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  • Travel Documents Needed or not?

    I applied for my permanent residency in dec 2000 based on my father's US citizenship.I got notice of approval in July 2001 from INS.

    I had already came to US on student visa in 1999. My student visa is still valid and i have been a full time student ever since i came in.

    Now I decided to visit my native country in dec 2002, thats when I found out that I need travel documents to leave US and come back. I reasearched on travel document requirement and found out that I needed to have applied for my I-485(adjustment of status) before I apply for travel documents.My lawyer never applied for I-485 but he insists that he did. I knwo he did'nt as I never had my medical done, which is required for filing I-485. Moreover I never got any notice of action from INS.SO I know he has not applied for my I-485. He says that I can apply for travel documents and can also use my current F-1 visa to leave US and come back.
    I have heard people on H-1 with thier green card in process can do that, but I m not sure that I can leave US on my F-1 and come back on my current status.
    Any input for travelling in this situation will be appreciated.

  • #2
    You should probably NOT try to travel on your F-1 as that is a non-immigrant visa. If the INS officers at the border find out you are intending to immigrate they will deny entry.

    Get to the bottom of the story about your AOS (I-485). Once you have submitted I-485, or at the same time, you should apply for advance parole, which will allow you to travel while the application is pending. You can also apply for permission to work if you need it.
    In any case, if your I-130 is approved, why delay in filing I-485?

    Comment


    • #3
      Azee, I got this information for you that shows the problems that you may face to renter even with rentre permit. I hope this helps.

      Before leaving the U.S. on an emergency, aliens should determine if they require a travel document to re-enter the country. There are several types of travel documents that aliens (including legal permanent residents) must obtain if they wish to re-enter the country after travel outside of the U.S. The following sections examine re-entry permits, advance parole, and refugee travel documents. To apply for any of these benefits, use INS Form I-131. A summary is provided below. For further information on the purpose of these documents and eligibility requirements, please refer to 8CFR.223.1.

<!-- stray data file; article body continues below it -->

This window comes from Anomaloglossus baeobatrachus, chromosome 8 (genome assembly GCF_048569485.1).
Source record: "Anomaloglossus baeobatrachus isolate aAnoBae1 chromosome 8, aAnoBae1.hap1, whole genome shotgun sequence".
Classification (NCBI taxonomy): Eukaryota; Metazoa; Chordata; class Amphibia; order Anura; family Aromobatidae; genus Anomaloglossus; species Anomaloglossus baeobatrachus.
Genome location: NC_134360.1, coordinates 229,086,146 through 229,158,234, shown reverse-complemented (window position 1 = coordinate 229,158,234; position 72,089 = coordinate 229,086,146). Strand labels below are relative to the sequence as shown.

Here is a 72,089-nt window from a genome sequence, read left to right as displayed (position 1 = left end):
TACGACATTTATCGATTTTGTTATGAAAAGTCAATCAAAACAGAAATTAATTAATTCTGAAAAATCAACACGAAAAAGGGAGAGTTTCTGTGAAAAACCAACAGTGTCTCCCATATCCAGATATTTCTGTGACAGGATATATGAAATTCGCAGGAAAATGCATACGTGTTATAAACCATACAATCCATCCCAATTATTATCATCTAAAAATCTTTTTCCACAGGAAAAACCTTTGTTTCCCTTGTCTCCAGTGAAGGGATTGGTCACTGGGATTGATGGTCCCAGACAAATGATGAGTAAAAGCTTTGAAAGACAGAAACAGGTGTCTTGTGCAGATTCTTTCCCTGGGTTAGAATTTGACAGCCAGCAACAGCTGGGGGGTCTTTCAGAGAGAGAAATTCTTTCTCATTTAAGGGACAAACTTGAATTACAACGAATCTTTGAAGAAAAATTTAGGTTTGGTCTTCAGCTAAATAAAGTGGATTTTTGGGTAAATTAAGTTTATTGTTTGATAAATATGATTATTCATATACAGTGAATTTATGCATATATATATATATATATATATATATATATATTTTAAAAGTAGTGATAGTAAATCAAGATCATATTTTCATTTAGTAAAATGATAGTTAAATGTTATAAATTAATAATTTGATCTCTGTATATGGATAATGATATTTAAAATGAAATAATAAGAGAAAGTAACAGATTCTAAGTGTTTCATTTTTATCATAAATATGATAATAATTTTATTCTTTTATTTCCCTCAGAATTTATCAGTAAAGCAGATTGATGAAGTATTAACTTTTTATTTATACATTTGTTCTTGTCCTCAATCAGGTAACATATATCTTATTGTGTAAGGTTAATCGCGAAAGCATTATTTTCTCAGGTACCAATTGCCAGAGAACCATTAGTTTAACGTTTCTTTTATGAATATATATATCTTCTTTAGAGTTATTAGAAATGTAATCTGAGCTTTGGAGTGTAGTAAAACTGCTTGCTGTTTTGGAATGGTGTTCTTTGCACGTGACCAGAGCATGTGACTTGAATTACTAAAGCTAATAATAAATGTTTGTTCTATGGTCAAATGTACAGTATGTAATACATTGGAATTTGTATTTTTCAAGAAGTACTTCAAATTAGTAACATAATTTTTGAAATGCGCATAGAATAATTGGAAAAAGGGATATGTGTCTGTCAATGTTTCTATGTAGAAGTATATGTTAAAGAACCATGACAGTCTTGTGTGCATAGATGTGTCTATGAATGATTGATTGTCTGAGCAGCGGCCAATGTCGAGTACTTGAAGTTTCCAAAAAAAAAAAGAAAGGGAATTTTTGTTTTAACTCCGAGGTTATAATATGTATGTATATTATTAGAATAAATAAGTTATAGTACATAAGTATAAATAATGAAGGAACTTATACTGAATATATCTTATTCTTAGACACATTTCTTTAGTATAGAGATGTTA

Caution

      Due to recent changes to U.S. immigration law, travel outside of the United States may have severe consequences for aliens who are in the process of adjusting their status, extending their nonimmigrant stay, or changing their nonimmigrant status. Upon return, these aliens may be found inadmissible, their applications may be denied, or both. It is important that the alien obtain the proper documentation before leaving the U.S.

      Admission into the U.S. is not guaranteed. In all cases, the alien is still subject to INS inspection at the port of entry to determine whether the alien is admissible into the country.

      Unlawful Presence
      Under the Illegal Immigration Reform and Immigrant Responsibility Act of 1996, aliens who depart the United States after being unlawfully present in the United States for certain periods may be barred from admission, even if they have obtained Advance Parole. Those aliens unlawfully present in the United States for more than 180 days but less than one year and depart voluntarily before the start of removal proceedings are inadmissible for three years; those who are unlawfully present for one year or more are inadmissible for ten years.
      Aliens who have concerns about admissibility should contact an immigration attorney or an immigrant assistance organization accredited by the Board of Immigration Appeals before making foreign travel plans.



      Re-Entry Permit
      Lawful Permanent Residents(green card holders) use re-entry permits to re-enter the U.S. after travel of one year or more. For LPR's returning to the U.S., re-entry permits are generally valid for two years from the date of issuance of the re-entry permit. The LPR should apply for this benefit before leaving the U.S.